(14 May 1915): -- At St Mihiel, German poet Georg Hecht killed in action. (Published in Die Aktion: “Moseh’, Leichnam’. Friend of Hugo Ball. Published essays, poems, translations together with Eugen Mondt).

(14 May 1915): -- Poet Captain Julian Grenfell, of the 1st Battalion Royal Dragoons, is moved from No.10 Casualty Clearing Station near Ypres, to a hospital at Boulogne.

(15 May 1915): -- Poet Captain Julian Grenfell, of the 1st Battalion Royal Dragoons, suffering from a head wound in a hospital at Boulogne, undergoes the first of two operations.

(15 May 1915): -- French engraver of Paris scenes, Charles Heyman of the 226th Infantry Regt, dies in Ablain-Saint-Nazaire.

(20 May 1915): -- At Maison Blance, Bois d'Ailly, French graecophile poet Leon Guillot killed in action (Les Chevres de Pan).

(20 May 1915): -- At Aleppo, Armenian short-story writer and nationalist Grigor Zohrab murdered while under arrest during Armenian massacres.

(22 May 1915): -- At Moroeuil, French sculptor Julien Menant of the 146th Infantry Regt, dies of wounds received from a shell blast at Neuville-Saint-Vaast on the 21st (2nd Grand Prix de Rome, 1909).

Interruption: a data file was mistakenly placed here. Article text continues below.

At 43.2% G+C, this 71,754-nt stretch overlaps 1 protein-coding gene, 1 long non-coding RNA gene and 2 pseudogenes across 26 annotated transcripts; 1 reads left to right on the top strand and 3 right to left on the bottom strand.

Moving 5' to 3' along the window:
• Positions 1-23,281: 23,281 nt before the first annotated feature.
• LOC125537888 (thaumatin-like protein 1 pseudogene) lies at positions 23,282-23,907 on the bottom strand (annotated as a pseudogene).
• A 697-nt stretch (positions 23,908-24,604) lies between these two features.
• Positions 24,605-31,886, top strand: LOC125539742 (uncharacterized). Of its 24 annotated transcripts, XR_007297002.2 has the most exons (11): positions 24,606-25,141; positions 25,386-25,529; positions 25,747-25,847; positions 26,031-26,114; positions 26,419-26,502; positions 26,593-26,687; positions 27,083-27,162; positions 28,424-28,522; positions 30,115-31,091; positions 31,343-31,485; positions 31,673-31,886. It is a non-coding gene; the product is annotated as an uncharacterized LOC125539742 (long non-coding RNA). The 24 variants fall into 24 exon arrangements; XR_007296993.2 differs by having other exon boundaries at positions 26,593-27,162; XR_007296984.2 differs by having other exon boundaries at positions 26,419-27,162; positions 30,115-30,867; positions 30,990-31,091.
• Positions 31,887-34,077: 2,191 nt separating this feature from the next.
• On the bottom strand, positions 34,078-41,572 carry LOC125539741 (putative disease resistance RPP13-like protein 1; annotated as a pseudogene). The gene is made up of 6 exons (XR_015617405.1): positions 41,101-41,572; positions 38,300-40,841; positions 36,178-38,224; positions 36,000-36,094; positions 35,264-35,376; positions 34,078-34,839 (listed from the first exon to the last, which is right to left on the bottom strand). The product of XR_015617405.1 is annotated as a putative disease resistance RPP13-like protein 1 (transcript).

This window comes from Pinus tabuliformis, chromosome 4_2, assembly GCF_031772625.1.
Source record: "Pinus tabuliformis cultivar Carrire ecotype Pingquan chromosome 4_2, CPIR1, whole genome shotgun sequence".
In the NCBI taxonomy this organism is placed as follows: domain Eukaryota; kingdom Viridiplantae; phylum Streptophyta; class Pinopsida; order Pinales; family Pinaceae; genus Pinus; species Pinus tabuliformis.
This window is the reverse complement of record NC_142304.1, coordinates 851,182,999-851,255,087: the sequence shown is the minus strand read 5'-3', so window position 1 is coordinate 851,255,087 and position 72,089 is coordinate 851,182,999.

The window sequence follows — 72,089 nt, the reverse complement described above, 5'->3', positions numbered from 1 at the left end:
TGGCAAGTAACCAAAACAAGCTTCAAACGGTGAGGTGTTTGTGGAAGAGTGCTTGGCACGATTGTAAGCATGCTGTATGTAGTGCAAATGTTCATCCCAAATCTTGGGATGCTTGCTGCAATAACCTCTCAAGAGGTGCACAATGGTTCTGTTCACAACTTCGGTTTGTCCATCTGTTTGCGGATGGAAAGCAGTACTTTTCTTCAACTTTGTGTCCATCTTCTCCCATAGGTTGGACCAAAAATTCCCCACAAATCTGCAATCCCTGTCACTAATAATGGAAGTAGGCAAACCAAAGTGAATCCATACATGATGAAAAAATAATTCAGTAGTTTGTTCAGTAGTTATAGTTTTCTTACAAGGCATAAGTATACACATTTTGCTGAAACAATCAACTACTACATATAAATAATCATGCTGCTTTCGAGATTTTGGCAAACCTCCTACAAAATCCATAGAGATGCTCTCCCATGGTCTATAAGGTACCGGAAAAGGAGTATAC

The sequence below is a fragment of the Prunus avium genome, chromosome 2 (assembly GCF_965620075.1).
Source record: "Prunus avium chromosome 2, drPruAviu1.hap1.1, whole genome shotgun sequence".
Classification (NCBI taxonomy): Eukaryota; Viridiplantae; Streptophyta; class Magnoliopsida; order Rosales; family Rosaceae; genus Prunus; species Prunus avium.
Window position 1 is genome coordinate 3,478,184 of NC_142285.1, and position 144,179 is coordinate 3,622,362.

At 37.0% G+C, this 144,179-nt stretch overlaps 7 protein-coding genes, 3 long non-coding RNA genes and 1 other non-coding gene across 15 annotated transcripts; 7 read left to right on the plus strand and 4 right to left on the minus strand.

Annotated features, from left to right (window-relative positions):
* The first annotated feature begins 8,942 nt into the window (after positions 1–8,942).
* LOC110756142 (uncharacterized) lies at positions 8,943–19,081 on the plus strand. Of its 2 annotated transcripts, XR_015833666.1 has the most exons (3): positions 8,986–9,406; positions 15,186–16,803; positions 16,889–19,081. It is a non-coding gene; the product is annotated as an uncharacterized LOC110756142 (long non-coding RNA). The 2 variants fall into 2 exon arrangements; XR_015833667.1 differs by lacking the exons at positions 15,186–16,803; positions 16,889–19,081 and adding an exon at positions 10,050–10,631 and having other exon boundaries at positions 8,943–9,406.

(23 May 1915): -- At Malembois, on the Meuse, French playwright & story writer Emmanuel Gallian (pseud: Noel Gaulois) killed in action (Leroy s'amuse, 1893; La Bete noire de Baptistin, Ballaudot, Paris; Le Secret de la Mariniere [in Les Veillees des Chaumieres]).

(24 May 1915): -- Poet Alan Seeger, American volunteer with the 2nd Regiment, French Foreign Legion, writes in his diary: "Left Cuiry-les-Chaudardes after almost seven months on the Aisne. Were replaced by the 34eme that came over from Beaurieux. Marched out at midnight. Stopped at dawn on the roadside on the plateau of Merval and had breakfast. Waited there for the autobuses. They arrived by hundreds about noon and, embarking, we came back over about the same route we traversed in October. Got out and had supper in a spot that looked out over the plains of champagne, a wonderful picture, with Reims and the Cathedral in the distance. Marched from there by night to Ludes, where we passed the night in the stables of a Mumm etablissement. Leave tonight for the trenches."